Australian Greens National Conference - November 2016
Check against delivery.
A week might be long time in politics but a year is an eternity.
Since giving my speech to last year’s national conference we’ve seen the election of Donald Trump, Brexit, the reemergence of European nationalist movements and One Nation here in Australia.
You will hear all sorts of explanations about how we got here and what should happen now, often made with absolute certainty by the same people who said with absolute certainty that Donald Trump couldn't win.
One thing though is clear. We are at a turning point in global politics and how we respond will determine the future of this country.
I strongly believe that the two common threads, the two major factors contributing to these seismic shifts, are racism and inequality.
When Donald Trump can accuse Mexicans of being rapists and murderers, call for a ban on all Muslim immigration and have the Klu Klux Klan spruiking for him on the campaign trail and get elected, you know that race is a factor.
If you hear any commentary that dismisses the contribution of racism to these events, ignore it. Race is and always has been a powerful motivator.
The role of inequality is just as important.
Economic growth has not been shared equally and whole communities have been left behind.
People are hurting, they’ve had a gutful of politics as usual, and they are looking for alternatives.
And of course when you combine the two, when race and inequality collide, you have a potent political weapon.
So what are the lessons for those of us in Australia?
Well, we have already seen the reactionary liberals emboldened, they want to weaken protections around racial discrimination making it easier for people to be racist, and they’ve ramped up their rhetoric against asylum seekers, just when you thought they couldn’t sink any lower.
If you’d told me a year ago that the government would try again to weaken the racial discrimination act, after uniting multicultural Australia against them, I’d say you were dreaming.
But it seems the lesson for the Liberals from recent events is that the politics of race, fear and division is a powerful bludgeon to be wielded indiscriminately on multicultural Australia.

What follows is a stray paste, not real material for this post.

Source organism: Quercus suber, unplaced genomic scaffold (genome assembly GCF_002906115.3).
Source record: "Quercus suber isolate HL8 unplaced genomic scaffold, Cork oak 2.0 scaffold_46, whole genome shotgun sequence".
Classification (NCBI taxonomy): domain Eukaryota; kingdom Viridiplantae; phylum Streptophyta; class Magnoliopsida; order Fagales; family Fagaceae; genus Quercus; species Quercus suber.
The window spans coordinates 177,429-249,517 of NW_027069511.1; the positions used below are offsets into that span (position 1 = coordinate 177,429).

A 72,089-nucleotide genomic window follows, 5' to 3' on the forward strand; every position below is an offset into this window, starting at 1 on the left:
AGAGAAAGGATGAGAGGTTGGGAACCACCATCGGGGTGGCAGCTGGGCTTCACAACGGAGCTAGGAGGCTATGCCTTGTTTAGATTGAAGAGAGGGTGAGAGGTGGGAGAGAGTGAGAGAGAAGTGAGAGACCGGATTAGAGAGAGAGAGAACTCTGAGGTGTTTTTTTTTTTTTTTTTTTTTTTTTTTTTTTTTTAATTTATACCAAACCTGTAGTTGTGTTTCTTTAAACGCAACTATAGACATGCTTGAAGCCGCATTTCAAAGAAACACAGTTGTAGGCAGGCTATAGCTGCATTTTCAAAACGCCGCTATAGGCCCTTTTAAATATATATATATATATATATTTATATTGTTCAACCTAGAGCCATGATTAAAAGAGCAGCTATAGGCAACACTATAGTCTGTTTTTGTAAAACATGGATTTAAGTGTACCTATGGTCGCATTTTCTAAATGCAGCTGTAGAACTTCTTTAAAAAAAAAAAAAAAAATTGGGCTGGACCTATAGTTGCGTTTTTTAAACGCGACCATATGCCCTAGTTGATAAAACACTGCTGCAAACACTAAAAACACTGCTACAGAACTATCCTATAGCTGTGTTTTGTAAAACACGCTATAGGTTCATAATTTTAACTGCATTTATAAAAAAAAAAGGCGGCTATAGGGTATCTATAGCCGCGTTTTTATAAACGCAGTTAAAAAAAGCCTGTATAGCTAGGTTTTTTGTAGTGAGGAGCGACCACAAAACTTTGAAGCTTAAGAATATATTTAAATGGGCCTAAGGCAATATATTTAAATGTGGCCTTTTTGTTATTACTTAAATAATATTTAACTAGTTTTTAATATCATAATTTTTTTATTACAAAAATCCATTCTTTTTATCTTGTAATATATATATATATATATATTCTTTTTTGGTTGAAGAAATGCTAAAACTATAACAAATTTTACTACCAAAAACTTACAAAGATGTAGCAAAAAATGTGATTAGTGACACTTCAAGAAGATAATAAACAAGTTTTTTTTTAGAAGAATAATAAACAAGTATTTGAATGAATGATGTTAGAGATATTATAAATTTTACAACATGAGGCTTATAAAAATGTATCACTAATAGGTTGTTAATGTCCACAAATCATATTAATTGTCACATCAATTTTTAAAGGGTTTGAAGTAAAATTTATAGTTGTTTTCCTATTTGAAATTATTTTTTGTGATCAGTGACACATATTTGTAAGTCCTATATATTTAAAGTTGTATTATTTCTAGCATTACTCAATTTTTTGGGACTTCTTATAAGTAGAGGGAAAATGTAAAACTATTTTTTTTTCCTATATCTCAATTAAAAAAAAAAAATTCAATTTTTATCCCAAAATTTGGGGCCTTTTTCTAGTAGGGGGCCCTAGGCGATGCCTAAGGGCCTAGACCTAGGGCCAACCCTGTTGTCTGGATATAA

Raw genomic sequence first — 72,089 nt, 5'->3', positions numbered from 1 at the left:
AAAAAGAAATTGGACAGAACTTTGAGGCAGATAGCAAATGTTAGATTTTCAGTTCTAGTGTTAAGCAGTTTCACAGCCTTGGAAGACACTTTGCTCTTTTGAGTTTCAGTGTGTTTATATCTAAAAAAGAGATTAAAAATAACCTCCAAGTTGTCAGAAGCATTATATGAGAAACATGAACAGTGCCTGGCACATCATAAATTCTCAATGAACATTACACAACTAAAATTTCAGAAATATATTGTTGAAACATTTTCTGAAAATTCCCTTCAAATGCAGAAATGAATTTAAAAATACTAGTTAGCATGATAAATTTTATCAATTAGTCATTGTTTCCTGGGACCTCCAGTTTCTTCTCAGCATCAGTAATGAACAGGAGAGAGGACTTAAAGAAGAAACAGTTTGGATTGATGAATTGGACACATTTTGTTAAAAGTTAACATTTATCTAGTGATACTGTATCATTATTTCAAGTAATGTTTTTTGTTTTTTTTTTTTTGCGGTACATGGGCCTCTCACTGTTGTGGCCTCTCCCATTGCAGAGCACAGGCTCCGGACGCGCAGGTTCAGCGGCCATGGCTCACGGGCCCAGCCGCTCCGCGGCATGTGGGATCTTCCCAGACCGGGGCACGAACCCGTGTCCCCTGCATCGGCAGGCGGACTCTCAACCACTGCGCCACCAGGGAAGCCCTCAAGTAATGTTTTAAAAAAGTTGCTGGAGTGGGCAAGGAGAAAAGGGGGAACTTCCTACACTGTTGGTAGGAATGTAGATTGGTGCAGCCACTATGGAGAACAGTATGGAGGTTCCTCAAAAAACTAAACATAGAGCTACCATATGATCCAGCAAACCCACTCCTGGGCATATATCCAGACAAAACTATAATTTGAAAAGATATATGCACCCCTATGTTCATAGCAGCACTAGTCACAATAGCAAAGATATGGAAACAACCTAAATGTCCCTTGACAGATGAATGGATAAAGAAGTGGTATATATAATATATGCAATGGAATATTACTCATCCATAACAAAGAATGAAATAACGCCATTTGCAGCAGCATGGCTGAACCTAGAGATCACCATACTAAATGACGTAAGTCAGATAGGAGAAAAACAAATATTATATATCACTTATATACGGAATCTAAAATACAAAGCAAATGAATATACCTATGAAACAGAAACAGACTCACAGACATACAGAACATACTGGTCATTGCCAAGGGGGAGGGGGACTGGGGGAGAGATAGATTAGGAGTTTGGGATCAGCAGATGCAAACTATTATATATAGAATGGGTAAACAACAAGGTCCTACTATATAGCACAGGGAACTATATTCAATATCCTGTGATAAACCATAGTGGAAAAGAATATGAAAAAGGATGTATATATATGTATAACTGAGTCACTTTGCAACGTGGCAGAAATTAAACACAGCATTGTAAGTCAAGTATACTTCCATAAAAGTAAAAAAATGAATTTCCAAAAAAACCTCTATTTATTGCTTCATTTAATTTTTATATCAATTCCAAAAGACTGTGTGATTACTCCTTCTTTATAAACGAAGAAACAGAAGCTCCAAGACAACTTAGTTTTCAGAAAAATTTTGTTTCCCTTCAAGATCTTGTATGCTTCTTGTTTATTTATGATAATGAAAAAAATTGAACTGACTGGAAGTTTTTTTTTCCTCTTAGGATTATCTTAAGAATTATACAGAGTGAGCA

How else do we explain Peter Dutton’s disgraceful, calculated and divisive attack on Lebanese Muslims?
We’ve also seen Labor ramping up their rhetoric on foreign workers, accusing them of taking the jobs of Australian nurses, motor mechanics, and carpenters, a message that would be equally at home in Pauline Hanson's One Nation Party.
They play the race card because both parties won't take on their wealthy corporate backers and tackle the growing inequality that is dividing our nation.
Both the Liberal and Labor parties recently passed two new laws that have widened the gap between rich and poor. The first gave tax cuts to the top 20 per cent of Australians and the second cut family support for middle and low income households.
If there is a silver lining in recent events, and God knows we’re all looking for one, it’s that the days of dog eat dog, turbo-charged, crony capitalism are numbered.
The Neoliberal experiment, one that sees competition as the cornerstone of human interaction, market fundamentalism triumph over planning and design, the sale of any public asset that isn’t nailed down, is over.
Right around the world people have rejected a philosophy that sees taxation, regulation and trade union activity as the enemy.
They no longer believe that if we make the rich richer wealth will magically trickle down to everyone.
The challenge for those of us who believe in fairness, justice and care for our fellow human beings and the planet is to craft a competing story.
One that listens to the people and communities who have been left behind, that acknowledges their concerns and anxieties.
A story that rejects the rampant individualism of neoliberalism and understands that it is societies, and not individuals, who build our schools and hospitals and other vital public infrastructure.
One that understands that co-operation, not just competition, is hard wired into our DNA and can be harnessed as a force for justice and decency.
A story that understands that the state is critical in building a decent society.
One that understands that trade between countries should benefit communities, not wealthy corporations.
That we need to increase protections for workers and support for those people doing it tough.
A story that fights for an inclusive patriotism, not a retreat to nationalism.
I love this country. It gave my family, and millions just like them, the opportunity to build a new life.
Let us not just put Australia first, but put our common humanity first.
To bring this story to life the Greens will be fighting to make big changes in this parliament.
We'll keep leading the fight to establish an anti-corruption watchdog and put an end to the corrosive influence of political donations. If the state is to have a more active role people need to have faith that decisions are made in their interests, not just wealthy corporate donors.
We'll keep fighting to put a stop to the shameful war against innocent men, women and children who seek our protection, people wanting nothing more than to live in peace and contribute to this incredible country of ours.
Just like The Greens lead the debate on Superannuation reform, negative gearing, CGT reform and a banking royal commission when the old parties couldn’t even bring themselves to mouth the words, we'll change the national conversation on how we tackle intergenerational inequality.